by Sarah Bryson
Updated: April 16, 2020
The COVID- 19 pandemic is an easy vector for scammers to use to take advantage of these anxious times. Scammers use fear and desperation to prey on those most vulnerable by turning to technology to deploy scams with grave effects. Listed below is an ongoing list of known COVID- 19 related current scams to protect the public from compromise.
The heightened sensationalism from COVID- 19 has everyone anxious and afraid of the coming months.
Keep the following in mind for your security:
Scammers are spreading a real-time, accurate dashboard about global infection rates produced by Johns Hopkins University. They are taking advantage of a Java-based malware deployment that spreads malware that steals passwords.
Here is the link to the secured version of Johns Hopkins University interactive map.
Hackers are taking full advantage of these situations by creating simple phishing emails under the guise of COVID-19 health insurance policies or important information regarding updated university schedules. Most of these attacks hope to gain personal information, email address, and passwords of the victim, but some aim for much more.
One of the most sophisticated phishing email attacks is the BlackWater Malware abuse. Scammers are distributing a compressed file entitled “Important-COVID-19.rar.” that, when opened, exfiltrates data while also becoming controllable by the scammer.
The US Health and Human Services Department suffered a cyber-attack campaign of disruption and misinformation on Monday, March 16. This attack overloaded the Health and Human services server with millions of hits over several hours. The National Security Council has since issued a tweet warning to be wary of “fake” text messages from a person’s “military friend” that the President will institute a mandatory two-week quarantine.
For any information regarding government orders and recommendations for COVID-19 always refer to the Center for Disease Control here.
Bad actors lure more victims who are looking for information about the pandemic. A malicious email that delivers a multi-stage malware was found that spoofs a World Health Organization email and pretends to provide recommendations to the victim:
From: World Health Organisation <firstname.lastname@example.org>
Subject: CORONAVIRUS TRAVEL RECOMMENDATIONS
Dear Sir / Madam,
Following the vertiginous spread of the CORONAVIRUS epidemic, which has
already left more than 4,200 people dead and 119,000 cases worldwide; we
recommend these sanitary measures.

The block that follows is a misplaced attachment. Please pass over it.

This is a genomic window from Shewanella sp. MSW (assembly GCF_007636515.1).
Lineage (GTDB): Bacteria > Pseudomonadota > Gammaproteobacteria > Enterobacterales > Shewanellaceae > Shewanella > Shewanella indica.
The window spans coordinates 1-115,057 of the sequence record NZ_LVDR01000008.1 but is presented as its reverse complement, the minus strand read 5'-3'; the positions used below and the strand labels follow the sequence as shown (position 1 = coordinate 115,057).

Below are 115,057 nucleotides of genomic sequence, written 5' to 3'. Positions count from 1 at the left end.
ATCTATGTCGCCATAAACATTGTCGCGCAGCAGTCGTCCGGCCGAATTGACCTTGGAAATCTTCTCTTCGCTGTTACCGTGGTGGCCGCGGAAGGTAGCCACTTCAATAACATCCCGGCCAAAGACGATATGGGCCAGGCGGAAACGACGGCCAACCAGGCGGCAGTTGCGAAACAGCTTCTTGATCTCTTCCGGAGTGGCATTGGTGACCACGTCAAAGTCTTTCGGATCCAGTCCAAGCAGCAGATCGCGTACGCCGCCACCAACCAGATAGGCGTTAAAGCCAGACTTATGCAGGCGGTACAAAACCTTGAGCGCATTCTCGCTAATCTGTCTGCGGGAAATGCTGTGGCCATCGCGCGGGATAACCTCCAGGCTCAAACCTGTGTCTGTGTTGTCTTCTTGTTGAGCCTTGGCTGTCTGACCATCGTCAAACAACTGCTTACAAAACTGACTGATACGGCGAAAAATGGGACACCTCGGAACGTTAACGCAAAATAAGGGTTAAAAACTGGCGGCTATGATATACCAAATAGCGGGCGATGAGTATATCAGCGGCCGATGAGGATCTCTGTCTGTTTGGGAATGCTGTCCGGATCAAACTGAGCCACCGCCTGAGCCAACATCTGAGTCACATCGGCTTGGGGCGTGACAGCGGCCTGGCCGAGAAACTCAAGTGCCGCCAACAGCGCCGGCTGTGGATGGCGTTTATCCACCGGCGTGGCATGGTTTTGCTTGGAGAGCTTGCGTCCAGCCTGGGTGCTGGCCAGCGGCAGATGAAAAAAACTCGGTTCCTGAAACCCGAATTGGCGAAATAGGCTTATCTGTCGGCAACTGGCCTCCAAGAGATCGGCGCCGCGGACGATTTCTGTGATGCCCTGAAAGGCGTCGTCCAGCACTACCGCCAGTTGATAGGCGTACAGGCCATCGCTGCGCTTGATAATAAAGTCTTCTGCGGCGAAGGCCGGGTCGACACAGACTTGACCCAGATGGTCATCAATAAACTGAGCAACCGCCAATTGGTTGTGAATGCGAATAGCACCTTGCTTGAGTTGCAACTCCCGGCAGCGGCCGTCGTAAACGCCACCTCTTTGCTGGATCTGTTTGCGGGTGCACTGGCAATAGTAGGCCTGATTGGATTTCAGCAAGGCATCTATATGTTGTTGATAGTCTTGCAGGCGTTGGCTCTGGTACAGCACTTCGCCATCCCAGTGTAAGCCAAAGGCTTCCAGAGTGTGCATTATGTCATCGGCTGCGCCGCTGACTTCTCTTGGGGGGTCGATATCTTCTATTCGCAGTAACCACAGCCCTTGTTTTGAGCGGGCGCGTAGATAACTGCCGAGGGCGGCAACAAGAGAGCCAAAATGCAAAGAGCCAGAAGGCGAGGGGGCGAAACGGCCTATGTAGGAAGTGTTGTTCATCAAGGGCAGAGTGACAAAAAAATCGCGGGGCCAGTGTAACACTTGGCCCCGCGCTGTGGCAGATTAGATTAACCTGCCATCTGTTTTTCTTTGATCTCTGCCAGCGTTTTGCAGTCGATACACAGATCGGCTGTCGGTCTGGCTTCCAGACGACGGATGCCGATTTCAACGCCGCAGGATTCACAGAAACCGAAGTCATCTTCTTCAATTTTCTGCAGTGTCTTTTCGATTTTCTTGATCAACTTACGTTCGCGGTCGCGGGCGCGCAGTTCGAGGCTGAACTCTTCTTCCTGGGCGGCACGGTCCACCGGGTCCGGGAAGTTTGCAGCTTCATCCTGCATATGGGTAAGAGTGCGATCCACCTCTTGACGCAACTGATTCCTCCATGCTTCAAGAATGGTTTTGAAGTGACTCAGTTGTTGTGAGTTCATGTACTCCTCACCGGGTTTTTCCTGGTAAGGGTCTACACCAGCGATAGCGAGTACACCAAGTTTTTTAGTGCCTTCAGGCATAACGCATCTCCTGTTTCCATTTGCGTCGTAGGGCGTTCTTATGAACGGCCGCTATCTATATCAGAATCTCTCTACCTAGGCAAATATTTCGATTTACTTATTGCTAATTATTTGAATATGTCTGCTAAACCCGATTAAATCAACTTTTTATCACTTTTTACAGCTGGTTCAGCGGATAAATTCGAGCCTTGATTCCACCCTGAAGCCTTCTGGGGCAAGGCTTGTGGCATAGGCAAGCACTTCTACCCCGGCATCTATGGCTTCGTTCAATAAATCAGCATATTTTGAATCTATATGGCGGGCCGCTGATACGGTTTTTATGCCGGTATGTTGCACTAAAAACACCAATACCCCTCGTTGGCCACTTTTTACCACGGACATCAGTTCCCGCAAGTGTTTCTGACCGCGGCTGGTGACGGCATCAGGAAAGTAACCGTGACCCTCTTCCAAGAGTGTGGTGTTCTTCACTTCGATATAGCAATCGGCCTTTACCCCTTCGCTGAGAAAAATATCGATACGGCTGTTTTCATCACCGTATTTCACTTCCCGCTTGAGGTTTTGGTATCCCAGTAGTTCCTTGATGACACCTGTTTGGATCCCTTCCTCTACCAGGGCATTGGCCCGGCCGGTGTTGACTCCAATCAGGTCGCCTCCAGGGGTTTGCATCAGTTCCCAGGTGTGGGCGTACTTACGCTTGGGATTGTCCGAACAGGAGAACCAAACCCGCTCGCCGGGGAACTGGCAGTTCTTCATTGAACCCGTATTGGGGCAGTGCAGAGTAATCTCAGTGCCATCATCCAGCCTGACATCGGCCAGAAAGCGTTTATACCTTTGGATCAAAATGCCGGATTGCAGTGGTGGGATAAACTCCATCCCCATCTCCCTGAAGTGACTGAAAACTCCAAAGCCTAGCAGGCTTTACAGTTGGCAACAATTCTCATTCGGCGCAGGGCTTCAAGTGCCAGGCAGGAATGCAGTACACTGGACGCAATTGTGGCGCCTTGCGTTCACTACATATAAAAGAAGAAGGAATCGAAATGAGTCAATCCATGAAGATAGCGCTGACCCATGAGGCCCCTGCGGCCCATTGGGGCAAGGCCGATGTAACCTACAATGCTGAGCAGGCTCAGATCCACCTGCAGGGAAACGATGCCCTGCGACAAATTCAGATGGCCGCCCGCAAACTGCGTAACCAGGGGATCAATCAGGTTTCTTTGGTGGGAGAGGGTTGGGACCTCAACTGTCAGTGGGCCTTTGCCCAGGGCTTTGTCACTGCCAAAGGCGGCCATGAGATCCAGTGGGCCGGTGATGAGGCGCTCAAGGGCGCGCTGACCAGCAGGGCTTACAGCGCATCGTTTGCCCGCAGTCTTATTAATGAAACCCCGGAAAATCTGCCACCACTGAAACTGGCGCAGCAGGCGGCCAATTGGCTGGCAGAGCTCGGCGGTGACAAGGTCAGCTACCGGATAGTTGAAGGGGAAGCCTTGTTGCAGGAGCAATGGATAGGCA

Download these measures 
WORLD HEALTH ORGANIZATION
The email body is a fake message from criminals cautioning their victims that documents are required to leave their house during a "National State of Emergency", which are conveniently attached to the email.
The 3 files are:
In addition to the health concerns and significant disruption to businesses we are experiencing, there is an increase in phishing and malware campaigns exploiting the COVID-19 pandemic. Read the below ESF-17 COVID-19 Guidance pdf for more details.
The United States Attorney’s Office for the Eastern District of Kentucky and the Internal Revenue Service - Criminal Investigation (IRS-CI) is warning Kentucky taxpayers to be alert about possible scams relating to COVID-19 economic impact payments.
A new campaign of the Zeus Sphinx Trojan is targeting clients of US, Canadian and Australian banks using COVID-19 themed emails. Emails titled “COVID 19 relief” contain password-protected Word documents with malicious macros.
If you receive an email from the Centers for Disease Control it may contain a virus that could damage your computer. On Wednesday the National Sheriff’s Association issued a warning about fake CDC emails. According to the NSA the FBI is investigating bogus emails that are being sent to people claiming to be from the CDC, with links containing malware or ransomware.
Recently, a malware attempting to take advantage of concerns around the coronavirus pandemic deceptively marketed itself as a fake coronavirus tracking application for Android devices, while actually encrypting user content and threatening to publicly leak the user’s social media material.
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